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Anti Bullying Campaigns Start at Home

Bullies have always been a problem at schools. In the past, kids were told that dealing with their aggressors was a part of life. However, in recent years, anti bullying campaigns have swept the nation. Legislation has been passed to protect bullied students. And noted public figures like Lady Gaga and President Obama have also started anti bullying campaigns. More and more educators and students have committed to doing their part to help end bullying.

Anti Bulling campaigns start at home so what can parents do to get in on the action?

First, it’s important that parents do their research and know their facts. The Nemours Center for Children’s Health Media conducted a survey and found that nearly half (48 percent) of the children had been bullied. According to their research, 42 percent of the children confessed to being bullies, with 15 percent admitting to bullying others at least once every week.

The key to ending bullying starts at home. Dr. Ersilia Menesini of says that bullying is a learned behavior which many children pick up from excessive conflicts with parents and siblings. No family is perfect and arguments are to be expected. However, Dr. Menesini says that when families constantly fight, damage property, intentionally hurt one another, or abuse their powers (as a parent or older sibling) the child may become a bully.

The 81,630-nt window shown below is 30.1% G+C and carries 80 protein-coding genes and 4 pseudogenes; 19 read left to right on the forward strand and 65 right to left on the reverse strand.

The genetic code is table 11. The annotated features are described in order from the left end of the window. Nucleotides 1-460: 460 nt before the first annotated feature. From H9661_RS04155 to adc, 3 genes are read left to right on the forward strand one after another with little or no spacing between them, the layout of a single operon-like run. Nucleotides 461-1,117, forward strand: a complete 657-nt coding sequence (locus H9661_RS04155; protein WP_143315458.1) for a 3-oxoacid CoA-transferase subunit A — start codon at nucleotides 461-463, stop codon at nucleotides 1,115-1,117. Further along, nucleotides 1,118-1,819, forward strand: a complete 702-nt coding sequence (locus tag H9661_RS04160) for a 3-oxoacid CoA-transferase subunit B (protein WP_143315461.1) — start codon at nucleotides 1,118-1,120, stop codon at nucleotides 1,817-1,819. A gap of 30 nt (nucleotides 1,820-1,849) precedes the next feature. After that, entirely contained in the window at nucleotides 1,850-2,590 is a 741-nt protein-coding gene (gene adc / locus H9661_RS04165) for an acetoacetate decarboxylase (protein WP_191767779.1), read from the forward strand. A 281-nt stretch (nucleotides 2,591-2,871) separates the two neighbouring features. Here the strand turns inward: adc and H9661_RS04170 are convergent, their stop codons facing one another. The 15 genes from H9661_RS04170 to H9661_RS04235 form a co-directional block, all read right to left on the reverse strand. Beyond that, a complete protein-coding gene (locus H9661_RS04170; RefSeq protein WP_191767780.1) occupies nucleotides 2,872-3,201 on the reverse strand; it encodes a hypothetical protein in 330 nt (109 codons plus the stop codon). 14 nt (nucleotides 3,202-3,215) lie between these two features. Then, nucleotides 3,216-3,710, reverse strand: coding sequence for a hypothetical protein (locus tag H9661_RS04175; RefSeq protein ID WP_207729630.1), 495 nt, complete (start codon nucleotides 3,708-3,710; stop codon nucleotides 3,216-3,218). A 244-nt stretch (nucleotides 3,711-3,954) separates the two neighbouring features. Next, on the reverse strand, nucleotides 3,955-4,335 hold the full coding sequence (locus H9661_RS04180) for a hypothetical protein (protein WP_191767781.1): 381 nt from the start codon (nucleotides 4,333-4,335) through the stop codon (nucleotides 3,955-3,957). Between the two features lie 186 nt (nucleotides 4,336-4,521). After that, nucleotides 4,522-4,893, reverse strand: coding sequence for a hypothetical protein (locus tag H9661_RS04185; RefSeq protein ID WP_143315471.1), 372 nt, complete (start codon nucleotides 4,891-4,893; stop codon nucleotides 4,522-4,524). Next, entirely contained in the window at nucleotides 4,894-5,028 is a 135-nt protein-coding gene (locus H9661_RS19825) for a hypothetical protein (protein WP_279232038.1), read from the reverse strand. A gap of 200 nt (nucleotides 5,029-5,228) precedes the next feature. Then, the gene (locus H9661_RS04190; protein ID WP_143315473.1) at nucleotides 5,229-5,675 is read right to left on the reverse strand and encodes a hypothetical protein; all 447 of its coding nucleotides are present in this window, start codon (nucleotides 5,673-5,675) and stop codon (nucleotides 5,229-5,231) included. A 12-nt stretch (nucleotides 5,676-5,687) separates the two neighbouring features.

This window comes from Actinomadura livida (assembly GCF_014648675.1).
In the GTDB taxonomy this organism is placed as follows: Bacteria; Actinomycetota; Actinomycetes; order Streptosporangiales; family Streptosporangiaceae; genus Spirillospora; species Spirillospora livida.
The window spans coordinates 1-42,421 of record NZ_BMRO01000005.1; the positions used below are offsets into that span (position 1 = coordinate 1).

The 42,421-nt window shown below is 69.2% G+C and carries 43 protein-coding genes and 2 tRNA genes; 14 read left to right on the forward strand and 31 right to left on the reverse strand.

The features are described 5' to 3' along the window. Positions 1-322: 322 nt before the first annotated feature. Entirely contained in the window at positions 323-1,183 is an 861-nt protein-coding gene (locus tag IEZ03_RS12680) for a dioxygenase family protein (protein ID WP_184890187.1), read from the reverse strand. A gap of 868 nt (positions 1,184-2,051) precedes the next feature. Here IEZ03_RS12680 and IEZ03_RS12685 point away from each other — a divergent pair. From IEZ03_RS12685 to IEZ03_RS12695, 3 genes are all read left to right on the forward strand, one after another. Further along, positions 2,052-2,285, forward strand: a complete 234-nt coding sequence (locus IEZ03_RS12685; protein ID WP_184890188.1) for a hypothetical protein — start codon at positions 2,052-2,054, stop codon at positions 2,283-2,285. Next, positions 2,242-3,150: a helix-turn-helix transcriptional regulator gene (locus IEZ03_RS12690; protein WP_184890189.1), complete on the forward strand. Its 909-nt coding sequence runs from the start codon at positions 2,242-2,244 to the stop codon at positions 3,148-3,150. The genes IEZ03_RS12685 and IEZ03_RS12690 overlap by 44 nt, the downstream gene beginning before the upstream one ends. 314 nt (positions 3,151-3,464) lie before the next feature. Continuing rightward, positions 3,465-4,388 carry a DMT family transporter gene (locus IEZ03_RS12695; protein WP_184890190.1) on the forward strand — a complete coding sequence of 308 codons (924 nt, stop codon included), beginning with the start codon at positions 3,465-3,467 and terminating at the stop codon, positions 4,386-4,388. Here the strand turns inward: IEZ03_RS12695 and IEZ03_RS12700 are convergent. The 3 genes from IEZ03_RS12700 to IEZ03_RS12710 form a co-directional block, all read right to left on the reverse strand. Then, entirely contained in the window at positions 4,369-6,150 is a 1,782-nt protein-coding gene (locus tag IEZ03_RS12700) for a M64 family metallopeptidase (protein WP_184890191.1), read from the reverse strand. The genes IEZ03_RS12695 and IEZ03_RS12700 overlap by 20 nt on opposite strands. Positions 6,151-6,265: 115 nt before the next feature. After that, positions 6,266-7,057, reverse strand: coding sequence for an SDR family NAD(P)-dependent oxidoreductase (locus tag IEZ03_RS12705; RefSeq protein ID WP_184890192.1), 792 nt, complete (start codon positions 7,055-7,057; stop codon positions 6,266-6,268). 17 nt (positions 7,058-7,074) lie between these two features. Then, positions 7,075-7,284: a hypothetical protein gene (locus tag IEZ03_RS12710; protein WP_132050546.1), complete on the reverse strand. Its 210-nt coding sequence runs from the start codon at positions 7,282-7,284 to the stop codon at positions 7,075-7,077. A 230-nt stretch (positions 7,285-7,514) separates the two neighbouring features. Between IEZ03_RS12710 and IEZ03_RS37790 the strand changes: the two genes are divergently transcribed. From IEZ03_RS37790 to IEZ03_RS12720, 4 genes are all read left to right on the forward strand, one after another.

If you are ready to put a stop to bullying, talk to your child. Here are some suggestions from the U.S. Department of Health and Human Services:

If you suspect your child is being bullied:

The signs: tries to avoid recess, academic issues, lost or damaged belongings, depression, low self-esteem, and anxiety.


  1. Dialogue. Encourage your child to discuss their problems with you. Voice your concern and offer them support and encouraging words.
  2. Document. Keep track of the incidents your child has with the bully. Record dates and exact details. This many come in handy when reporting to the school.
  3. Plan. Come up with a plan on how to handle the bully. You may consider having a discussion with the teacher, the other student, and the other parents present.

If you suspect your child is a bully:

The signs: above average self-esteem, impulsive, lack of empathy, violent, or has a disregard for rules.


  1. Dialogue. Listen to your child; have them explain their side of the incidents. Discuss with them why bullying is wrong and tell them
  2. that you will not tolerate it.
  3. Investigate. Spend time with your child doing other activities. Find out how they spend their spare time and how they interact with their friends.
  4. Seek Help. Don’t be afraid to seek help, either from your child’s teacher or with a school counselor.

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